- The Trocadero – The onetime burlesque theater serves as a storied venue for rock, hip-hop and DJ acts. Upstairs, the smaller venue called The Balcony welcomes local and emerging artists. The Troc also hosts a campy Movie Monday series. 1003 Arch Street, (215) 922-6888, thetroc.com
- Yakitori Boy – At this hotspot, the night starts with grilled meats and bar snacks and ends with karaoke. Those too shy for the crowd can show off their music stylings to their friends in one of the coveted private lounges. 211 N. 11th Street, (215) 923-8088, yakitoriboy.com
Arts & Culture:
- 10th Street Plaza – Capped by a pergola and foo-dog guardian lions, this cornerstone park flanks Chinatown’s north end. A statue of Lin Zexu honors the Fujian province. 10th & Vine Streets
- Asian Arts Initiative – This community-based arts center operates a gallery, conducts workshops and children’s afterschool programs and hosts performances with an Asian theme and monthly movie nights. It also installs works around Chinatown that promote cultural exchange, including murals with the Philadelphia Mural Arts Program. 1219 Vine Street, (215) 557-0455, asianartsinitiative.org
- Chinese Zodiac Walk – The 95 bronze medallions embedded in the neighborhood’s sidewalks represent the Chinese calendar year. Look closely for all twelve animals, designed in a paper-cut style by Andrews/LeFevre Studios.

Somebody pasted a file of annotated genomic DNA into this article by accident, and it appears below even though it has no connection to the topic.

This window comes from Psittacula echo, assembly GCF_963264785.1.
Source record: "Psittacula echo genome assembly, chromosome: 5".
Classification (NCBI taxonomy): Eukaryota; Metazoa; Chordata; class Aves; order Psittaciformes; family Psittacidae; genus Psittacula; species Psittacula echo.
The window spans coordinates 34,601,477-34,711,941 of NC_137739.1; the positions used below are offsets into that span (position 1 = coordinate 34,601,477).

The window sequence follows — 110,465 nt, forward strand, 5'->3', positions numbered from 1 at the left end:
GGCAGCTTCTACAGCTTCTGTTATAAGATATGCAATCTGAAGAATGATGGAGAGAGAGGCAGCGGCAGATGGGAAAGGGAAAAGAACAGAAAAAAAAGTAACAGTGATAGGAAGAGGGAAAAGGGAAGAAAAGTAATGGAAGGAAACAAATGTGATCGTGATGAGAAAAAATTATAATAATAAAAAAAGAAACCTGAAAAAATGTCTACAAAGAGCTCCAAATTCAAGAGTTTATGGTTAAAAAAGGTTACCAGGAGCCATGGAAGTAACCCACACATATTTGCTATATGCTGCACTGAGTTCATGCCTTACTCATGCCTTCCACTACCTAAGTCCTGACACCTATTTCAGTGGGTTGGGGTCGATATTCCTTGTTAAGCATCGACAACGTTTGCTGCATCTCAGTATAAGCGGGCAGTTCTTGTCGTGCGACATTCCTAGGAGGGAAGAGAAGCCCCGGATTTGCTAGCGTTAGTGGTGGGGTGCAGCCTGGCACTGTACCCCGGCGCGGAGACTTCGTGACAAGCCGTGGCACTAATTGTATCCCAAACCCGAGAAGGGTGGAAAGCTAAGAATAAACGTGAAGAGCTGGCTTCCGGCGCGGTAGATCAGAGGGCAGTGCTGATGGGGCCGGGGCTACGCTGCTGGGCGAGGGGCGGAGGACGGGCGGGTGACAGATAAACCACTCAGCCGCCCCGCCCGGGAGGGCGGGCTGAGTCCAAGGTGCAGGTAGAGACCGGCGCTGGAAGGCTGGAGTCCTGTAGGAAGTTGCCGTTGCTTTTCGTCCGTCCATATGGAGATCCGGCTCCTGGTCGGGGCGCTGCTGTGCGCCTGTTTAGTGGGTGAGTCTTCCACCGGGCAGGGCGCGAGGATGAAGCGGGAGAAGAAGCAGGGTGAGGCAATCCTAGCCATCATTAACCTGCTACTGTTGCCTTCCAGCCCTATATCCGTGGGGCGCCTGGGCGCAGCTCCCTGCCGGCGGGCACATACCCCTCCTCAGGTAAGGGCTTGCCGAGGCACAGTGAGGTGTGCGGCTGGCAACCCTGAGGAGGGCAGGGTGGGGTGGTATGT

- Friendship Gate – Built by Chinese artisans in 1982 and recently refurbished, the dramatic gilt-painted entry symbolizes the connection between Philadelphia and its sister city Tianjin. Designed by architect Sabrina Soong, the structure recreates a Qing Dynasty style with Tianjin tiles. 10th & Arch Streets
- Mural Arts Program – The walls of Chinatown depict the area’s rich history and its vision for the future thanks to larger-than-life works created by Mural Arts designers and painters. The latest, entitled How We Fish, is part of a citywide project to engage workers, business leaders and residents in thinking about the role of work in the community. 10th & Winter Streets, 9th & Race Streets, 12th & Vine Streets, 125 N. 8th Street, muralarts.org
- Space 1026 – Started 15 years ago by a group of friends, this member-based collective that includes a screen-printing shop, gallery and growing community of artists. The public is welcome to attend the space for monthly gallery exhibitions, film screenings, a yearly fundraising auction and other events. 1026 Arch Street, 2nd floor, (215) 574-7630, space1026.com
- Wok ’n Walk Tours – Chef Joseph Poon’s tours are the stuff of legend. The jaunts include a visit to the fortune cookie factory, an Asian grocery and a Chinese place of worship (among other stops) and end with a meal cooked by Poon himself. (215) 928-9333, josephpoon.com
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Restaurants & Bars: